This is a guest post by Beatrice Lapa or (DocB). Managing Director of senshi.labs
When I was invited by Ms. Shelly Kero of Eqela to become one of the speakers for the Philippine Game Festival, I remember asking her, “What should I speak about?” She then told me, “Well…you were one of the speakers of 2014 and you talked about crossing over from mainstream (employment at Level Up and Anino Games) to indie (building Senshi.Labs). Maybe you can tell us about how your studio is doing, now that it just got past its first year.”
To be honest, after releasing 6 games during Senshi.Labs’ first year, I was feeling a little bit burned out. Starting the studio from scratch with only myself, an outsourced artist and two outsourced composers to begin with, I was overwhelmed by the amount of tasks involved in setting up a studio. Half of the stress does not even come from the process of game development itself, but from other business-related factors. I told Shelly, “Maybe I could talk about surviving burnout.”
So the talk began with what happened after the release of the first ever game I designed. Prologue: A Guardian Story wasn’t pretty, and I sheepishly admitted that it’s the highest selling Senshi.Labs game despite the fact that it was probably the least of my favorites among all of our titles. To say “least favorite” is, in fact, an understatement. I hated this game with a passion I cannot even describe and yet it continues to fund all of our other projects to this day. Prologue made the production of the next five games possible.
Our team temporarily grew to about 30 at the end of 2014. Since then, we have released Mathoria, Adarna, Song of Pisces, Zenaya, and Anemone. With this quick growth spurt, I had to revert from my new enjoyable role of designer back to the role of producer. It wasn’t as simple as going back to being an employed producer, though. Running a start-up meant that there would be other roles to fill: marketing, human resources, customer service. Thank goodness, accounting had been outsourced.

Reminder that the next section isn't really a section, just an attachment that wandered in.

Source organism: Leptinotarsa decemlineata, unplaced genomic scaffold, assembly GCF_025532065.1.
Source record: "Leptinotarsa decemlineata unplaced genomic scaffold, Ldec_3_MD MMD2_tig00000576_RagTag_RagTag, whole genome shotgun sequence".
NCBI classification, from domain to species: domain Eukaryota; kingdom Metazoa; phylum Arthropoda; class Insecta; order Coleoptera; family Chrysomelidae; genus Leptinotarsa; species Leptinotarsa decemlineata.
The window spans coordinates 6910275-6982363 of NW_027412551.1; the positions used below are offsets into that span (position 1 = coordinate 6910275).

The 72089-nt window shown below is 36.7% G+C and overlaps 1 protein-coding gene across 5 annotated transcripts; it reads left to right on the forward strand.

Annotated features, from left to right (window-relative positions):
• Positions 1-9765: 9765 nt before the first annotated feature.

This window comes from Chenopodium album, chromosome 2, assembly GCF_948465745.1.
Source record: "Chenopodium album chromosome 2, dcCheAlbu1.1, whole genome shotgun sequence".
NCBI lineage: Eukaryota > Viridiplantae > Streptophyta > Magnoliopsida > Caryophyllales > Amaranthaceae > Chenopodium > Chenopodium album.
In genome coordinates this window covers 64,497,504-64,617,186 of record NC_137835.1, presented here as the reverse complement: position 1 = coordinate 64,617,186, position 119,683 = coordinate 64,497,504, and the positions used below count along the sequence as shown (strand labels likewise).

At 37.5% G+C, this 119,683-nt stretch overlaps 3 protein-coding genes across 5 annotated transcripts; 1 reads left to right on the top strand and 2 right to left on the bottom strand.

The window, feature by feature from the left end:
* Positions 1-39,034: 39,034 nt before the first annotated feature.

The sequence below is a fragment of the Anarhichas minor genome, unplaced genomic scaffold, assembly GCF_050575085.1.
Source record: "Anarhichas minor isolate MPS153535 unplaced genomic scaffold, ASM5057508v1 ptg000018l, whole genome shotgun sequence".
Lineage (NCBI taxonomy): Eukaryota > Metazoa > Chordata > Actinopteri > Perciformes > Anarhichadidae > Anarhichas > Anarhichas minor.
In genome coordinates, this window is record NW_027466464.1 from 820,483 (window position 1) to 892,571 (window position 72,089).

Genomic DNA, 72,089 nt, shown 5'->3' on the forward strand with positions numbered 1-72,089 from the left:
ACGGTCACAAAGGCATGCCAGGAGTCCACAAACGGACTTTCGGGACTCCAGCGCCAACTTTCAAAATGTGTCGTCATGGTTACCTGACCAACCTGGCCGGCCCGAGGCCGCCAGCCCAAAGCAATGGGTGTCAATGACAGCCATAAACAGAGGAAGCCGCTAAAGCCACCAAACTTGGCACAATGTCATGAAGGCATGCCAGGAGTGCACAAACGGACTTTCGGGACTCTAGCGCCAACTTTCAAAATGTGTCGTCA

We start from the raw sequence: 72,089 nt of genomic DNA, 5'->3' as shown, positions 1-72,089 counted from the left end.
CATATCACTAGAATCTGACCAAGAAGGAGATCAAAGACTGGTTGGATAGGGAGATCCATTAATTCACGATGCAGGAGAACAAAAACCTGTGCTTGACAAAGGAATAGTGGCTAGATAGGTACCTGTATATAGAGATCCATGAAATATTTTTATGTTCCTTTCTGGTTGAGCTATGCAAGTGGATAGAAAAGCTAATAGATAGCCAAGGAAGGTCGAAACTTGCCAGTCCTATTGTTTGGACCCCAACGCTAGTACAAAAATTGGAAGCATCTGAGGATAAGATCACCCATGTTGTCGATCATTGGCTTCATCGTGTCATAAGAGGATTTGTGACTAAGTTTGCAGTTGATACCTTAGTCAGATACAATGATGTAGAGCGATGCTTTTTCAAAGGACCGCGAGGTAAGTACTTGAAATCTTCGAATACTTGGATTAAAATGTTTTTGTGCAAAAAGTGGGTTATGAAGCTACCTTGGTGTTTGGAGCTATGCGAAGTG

One of the things I had learned to do was use my background as a blogger and research scientist to turn myself into a brand, DocB. Initially a moniker given by my first game development students, I used that brand to push the Senshi.Labs network and culture. We are now currently doing the same thing with many of the individual members of Senshi.Labs, who are working their way across various communities. An example of this individual branding that we’re working on is Ishify by Cherish Socro.
Below: Senshi Representatives Jamaica Balbin and Dyle Ouano, flanked by Chris Morrison and Cherry Boase, at the IGDA Booth.
The main highlight of my talk was about dealing with the sudden onslaught of heavy responsibilities:
- Force vacations into your schedule. People seem to be so proud to announce that they’re so busy they forgot to sleep, when they actually do need to let loose once in a while.
- Get into relaxing activities, like “adult” coloring books.
- If #2 makes you feel guilty about wasting your hours, make sure that you listen to audio books while you’re doing it. My recent recommendations would be: Delivering Happiness by Zappos.com CEO Tony Hsieh, The Alliance by cofounder and chairman of LinkedIn Reid Hoffman, and The Virgin Way by Virgin Group founder Sir Richard Branson.
- Get into martial arts to bring out those happy chemicals.
Lastly, the talk covered how to limit the number of projects any team member had to work with. Although none of our games had ever been delayed — and had been, in fact, pushed back to give each game enough time in the limelight — many of us ended up with very little energy to spare. If 2015 had given us a life lesson: it was on how to be a little bit more chill even when we thought we already are.
The morning session of the PGF talk had three other speakers in it: JD Abenaza of Zeenoh Games, Russell Tomas of Dreamlords Digital, and my former boss, Niel Dagondon of Anino Playlab. We were asked to come to the stage together and had a panel discussion moderated by Magoo Del Mundo of Soundmind Music Pro. Guests asked interesting questions, many of which had been about starting their own game development studios. The most common takeaway? Start from employment, so that you’d know the process inside out and so that you will be the kind of studio owner who understood the people that help grow your company.
senshi.labs, is an incubation ground for the research and development of multimedia & game projects.
More details can be found here senshi.labs.